By CHRISTY ARMSTRONG
Prisavia Croft, the seventh-grade assistant principal of Cleveland Middle School, says she is living her dream of becoming an educator. An experience volunteering in a local school classroom …
Prisavia Croft, the seventh-grade assistant principal of Cleveland Middle School, says she is living her dream of becoming an educator.
An experience volunteering in a local school classroom years ago helped her find what she believed was her calling. Now nearly 27 years into her education career, she said she still loves what she does.
“This is my first year at Cleveland Middle School, and I absolutely love it,” Croft said.
For the past six years, Croft was the assistant principal at Blythe-Bower Elementary School. Before that, she had 20 years of experience in the classroom.
She began her career in the education field in 1993, when she went to work at George R. Stuart Elementary School as a kindergarten assistant. She later became a kindergarten teacher at the school and did that for eight years.
Having met her husband, Jeff Croft, while working on her bachelor’s degree at the University of Tennessee at Chattanooga, family was also a big focus for her during this time.
After her first eight years of teaching, she took a year off to care for her two youngest children — twins. The couple now has four children: Travis, Tyler, Tiffany and Trevor.
Croft returned to George R. Stuart Elementary, where she became a third-grade teacher. She ended up continuing to teach third grade for 12 years, before moving on to Blythe-Bower.
During that time, she also completed master’s and education specialist degrees in instructional leadership from Tennessee Technological University.
“I can say that I have loved absolutely every moment of education,” Croft said. “It has been fabulous.”
She said it is hard to believe that there was a time when she was not sure she wanted to work with students.
However, she suspects a love for teaching is in her blood, and an experience volunteering in her mother’s classroom confirmed it.
Her mother, Cynthia Humes, at the time was a second-grade teacher at Hopewell Elementary School. While working in the parts department at Maytag, Croft began spending some of her free time teaching Sunday school at her church and volunteering at Hopewell.
“I just fell in love with the kids,” Croft said. “I fell in love with teaching and watching the expressions on the students’ faces as they were learning new skills. I thought this was what I needed to be doing.”
That later inspired her to enroll at Cleveland State Community College, before transferring to UTC to earn her teaching degree. The rest is history.
After years of experience in elementary education, she is now in the midst of her first year in secondary education. She said she is enjoying getting to know the older students and what their unique needs are.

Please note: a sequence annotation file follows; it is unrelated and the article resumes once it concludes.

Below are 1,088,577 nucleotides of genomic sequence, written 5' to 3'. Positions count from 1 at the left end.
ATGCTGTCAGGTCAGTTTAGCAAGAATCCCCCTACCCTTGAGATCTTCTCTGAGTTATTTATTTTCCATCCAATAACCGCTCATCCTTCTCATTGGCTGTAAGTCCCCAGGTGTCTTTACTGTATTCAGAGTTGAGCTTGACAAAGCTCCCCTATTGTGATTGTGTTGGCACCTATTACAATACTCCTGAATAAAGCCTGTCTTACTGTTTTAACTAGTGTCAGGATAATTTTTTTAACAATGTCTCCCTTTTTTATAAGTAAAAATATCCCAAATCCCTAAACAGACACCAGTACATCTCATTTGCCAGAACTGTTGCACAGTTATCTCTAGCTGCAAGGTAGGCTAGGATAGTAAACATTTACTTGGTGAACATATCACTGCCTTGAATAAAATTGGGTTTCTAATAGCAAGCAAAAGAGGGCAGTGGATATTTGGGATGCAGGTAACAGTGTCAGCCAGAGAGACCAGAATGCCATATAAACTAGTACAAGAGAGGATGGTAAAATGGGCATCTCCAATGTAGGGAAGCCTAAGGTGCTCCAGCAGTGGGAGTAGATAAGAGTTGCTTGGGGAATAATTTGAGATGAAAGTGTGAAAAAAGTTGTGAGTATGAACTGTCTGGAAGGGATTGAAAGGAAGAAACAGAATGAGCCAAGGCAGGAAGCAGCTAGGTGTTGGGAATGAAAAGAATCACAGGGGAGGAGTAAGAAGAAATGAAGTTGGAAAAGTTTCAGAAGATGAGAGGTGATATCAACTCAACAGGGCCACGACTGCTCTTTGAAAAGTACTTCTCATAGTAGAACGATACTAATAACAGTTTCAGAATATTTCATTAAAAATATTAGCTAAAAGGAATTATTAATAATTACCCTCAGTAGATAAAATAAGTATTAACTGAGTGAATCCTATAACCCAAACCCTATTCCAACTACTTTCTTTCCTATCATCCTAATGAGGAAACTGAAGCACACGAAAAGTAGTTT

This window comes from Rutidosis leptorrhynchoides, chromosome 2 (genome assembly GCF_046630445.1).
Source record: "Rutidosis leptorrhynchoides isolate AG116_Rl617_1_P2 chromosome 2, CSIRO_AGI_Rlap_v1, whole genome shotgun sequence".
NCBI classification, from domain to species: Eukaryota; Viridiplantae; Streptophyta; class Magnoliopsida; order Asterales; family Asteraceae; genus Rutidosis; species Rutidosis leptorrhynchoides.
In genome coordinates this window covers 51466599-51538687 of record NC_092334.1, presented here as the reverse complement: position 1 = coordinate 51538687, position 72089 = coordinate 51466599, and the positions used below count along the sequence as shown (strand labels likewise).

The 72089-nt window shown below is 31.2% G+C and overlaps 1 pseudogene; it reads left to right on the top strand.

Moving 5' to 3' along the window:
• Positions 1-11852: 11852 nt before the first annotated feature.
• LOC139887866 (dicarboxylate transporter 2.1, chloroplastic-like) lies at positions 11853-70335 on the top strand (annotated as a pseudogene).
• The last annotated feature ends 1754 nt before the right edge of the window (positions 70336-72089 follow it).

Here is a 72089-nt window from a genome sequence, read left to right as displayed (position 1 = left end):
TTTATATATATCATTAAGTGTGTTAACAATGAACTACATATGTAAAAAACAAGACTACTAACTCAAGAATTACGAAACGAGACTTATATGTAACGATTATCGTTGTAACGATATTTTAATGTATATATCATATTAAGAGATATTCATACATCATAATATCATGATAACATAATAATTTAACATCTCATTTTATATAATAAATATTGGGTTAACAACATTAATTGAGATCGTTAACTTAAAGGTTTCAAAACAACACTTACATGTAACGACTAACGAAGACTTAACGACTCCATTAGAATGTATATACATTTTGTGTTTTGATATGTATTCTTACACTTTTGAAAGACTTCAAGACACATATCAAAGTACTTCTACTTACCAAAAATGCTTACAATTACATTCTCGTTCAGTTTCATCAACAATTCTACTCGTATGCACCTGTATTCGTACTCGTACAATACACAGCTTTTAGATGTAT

The main difference, she noted, is that students in middle school are at the age when they are first beginning to think about life in high school and beyond. That means educators must help them see how their actions today will affect their futures.
“My work at Cleveland Middle School is very rewarding, and I am building relationships with my students,” Croft said. “They always say that assistant principals are the disciplinarians, but we also try to mentor the students so that they won’t keep making the same mistakes that they’ve been making.”
She said she hopes students know they can trust her enough to talk about their challenges, and she is doing what she can to make herself known.
On a given school say, Croft can be found wishing students a good morning, offering students high fives between classes and sitting and chatting with students in the cafeteria.
Croft said her career so far has been “very rewarding,” and she has gotten to watch some of her former kindergarten students grow up to become teachers. There are teachers in Cleveland City Schools who were once Croft’s students.
“I feel fortunate that I had some sort of effect on them and that they chose our profession,” she said.
Croft attends Mt. Olive Church of God and says her Christian faith is very important to her.
She said she considers herself an outgoing, friendly and compassionate person, and this has led to her volunteering for many things throughout the years.
Shementioned volunteering with Habitat for Humanity in recent years, and she recently served as emcee for the 100 Black Men of Bradley County’s annual banquet. The latter organization operates a mentoring program for students at CMS, and she helps facilitate this in her capacity as assistant principal.
She also enjoys working in the garden, doing arts and crafts, decorating, cooking and spending time in her family.
Though Croft said she is proud of all her children, she noted that she is a proud military mom.
Her son Tyler is a graduate of the United States Military Academy at West Point and is now serving in the Army. Her daughter Tiffany, who is still in high school, is also considering enlisting in the military and has been accepted to the United States Air Force Academy Summer Seminar this year.
Croft describes herself as an outgoing, friendly person who greatly values her family and faith. These things help inspire her to be the best educator she can be for her students.
“It’s pretty simple,” Croft said. “I love my family; I love the Lord; and I love people. … And whenever somebody is going through something, I want to help them become more confident and positive in their situation.”
“I just fell in love with the kids. I fell in love with teaching and watching the expressions on the students’ faces as they were learning new skills. I thought this was what I needed to be doing.” — Prisavia Croft
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